In reality, the English approach has not re-duced violent crime. Instead it has left law-abiding citizens at the mercy of criminals who are confident that their victims have neither the means nor the legal right to resist them. Imitating this model would be a public safety disaster for the United States.
The illusion that the English government had protected its citizens by disarming them seemed credible because few realized the country had an astonishingly low level of armed crime even before guns were restricted. A government study for the years 1890-92, for example, found only three handgun homicides, an average of one a year, in a population of 30 million. In 1904 there were only four armed robberies in London, then the largest city in the world. A hundred years and many gun laws later, the BBC reported that England's firearms restrictions "seem to have had little impact in the criminal underworld." Guns are virtually outlawed, and, as the old slogan predicted, only outlaws have guns. Worse, they are increasingly ready to use them.
Nearly five centuries of growing civility ended in 1954. Violent crime has been climbing ever since. Last December, London's Evening Standard reported that armed crime, with banned handguns the weapon of choice, was "rocketing." In the two years following the 1997 handgun ban, the use of handguns in crime rose by 40 percent, and the upward trend has continued. From April to November 2001, the number of people robbed at gunpoint in London rose 53 percent.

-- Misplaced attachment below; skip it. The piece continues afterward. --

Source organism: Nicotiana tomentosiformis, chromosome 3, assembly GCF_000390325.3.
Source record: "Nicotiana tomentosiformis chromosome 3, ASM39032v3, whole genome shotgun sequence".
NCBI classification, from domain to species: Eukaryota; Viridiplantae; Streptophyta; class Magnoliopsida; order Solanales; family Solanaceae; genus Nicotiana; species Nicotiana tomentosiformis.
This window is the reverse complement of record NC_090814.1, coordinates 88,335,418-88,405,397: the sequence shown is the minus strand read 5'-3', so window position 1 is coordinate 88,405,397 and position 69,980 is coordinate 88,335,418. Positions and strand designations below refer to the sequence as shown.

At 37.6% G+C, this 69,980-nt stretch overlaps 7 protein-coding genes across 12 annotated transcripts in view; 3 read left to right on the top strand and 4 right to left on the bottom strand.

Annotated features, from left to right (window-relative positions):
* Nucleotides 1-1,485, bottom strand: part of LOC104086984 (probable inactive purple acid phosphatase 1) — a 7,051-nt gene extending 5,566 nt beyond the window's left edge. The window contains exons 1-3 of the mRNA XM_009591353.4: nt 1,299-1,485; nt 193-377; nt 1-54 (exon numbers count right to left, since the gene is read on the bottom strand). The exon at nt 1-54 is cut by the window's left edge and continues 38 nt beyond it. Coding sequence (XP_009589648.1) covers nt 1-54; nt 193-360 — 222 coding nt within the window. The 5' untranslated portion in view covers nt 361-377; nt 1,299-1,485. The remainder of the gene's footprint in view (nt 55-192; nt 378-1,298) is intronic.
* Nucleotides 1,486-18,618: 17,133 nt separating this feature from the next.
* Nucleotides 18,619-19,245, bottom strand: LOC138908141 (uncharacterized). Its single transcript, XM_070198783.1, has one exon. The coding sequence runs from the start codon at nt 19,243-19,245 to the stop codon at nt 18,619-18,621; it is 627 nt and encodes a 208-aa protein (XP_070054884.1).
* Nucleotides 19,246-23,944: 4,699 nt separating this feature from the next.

A more recent article from the same site...
However one comes down on this issue, we should understand that it is not relevant to the gun-policy question. Even if there was no chance of stopping Holmes, that would not justify restricting law-abiding people from carrying handguns.
Let’s go over some basics, which the gun controllers stubbornly refuse to acknowledge:
People intent on breaking the law against murder are not likely to respect a law against possession of firearms. The only people restricted by gun laws are law-abiding people. This point is so obvious, one wonders why some deny or ignore it.
The criminal, unfortunately, chooses the time, place, and manner of his crime. I don’t like that rule either, but that’s the way it is. Criminals aren’t irrational, so they tend not to pick victims standing near cops. When you are attacked, calling 9-1-1 will do little good. For the record, the police are under no legal obligation to defend you. The courts have spoken on this—not that your survivors’ ability to sue the police would bring much comfort.
The upshot is that, high-flown political theory aside, no one can truly delegate his or her right to or responsibility for one’s own self-defense. Ultimately, you are the only one who can look out for your safety, because you are only one who is with you 24/7 and therefore the only one you can count on when the criminal targets you. That’s just a fact.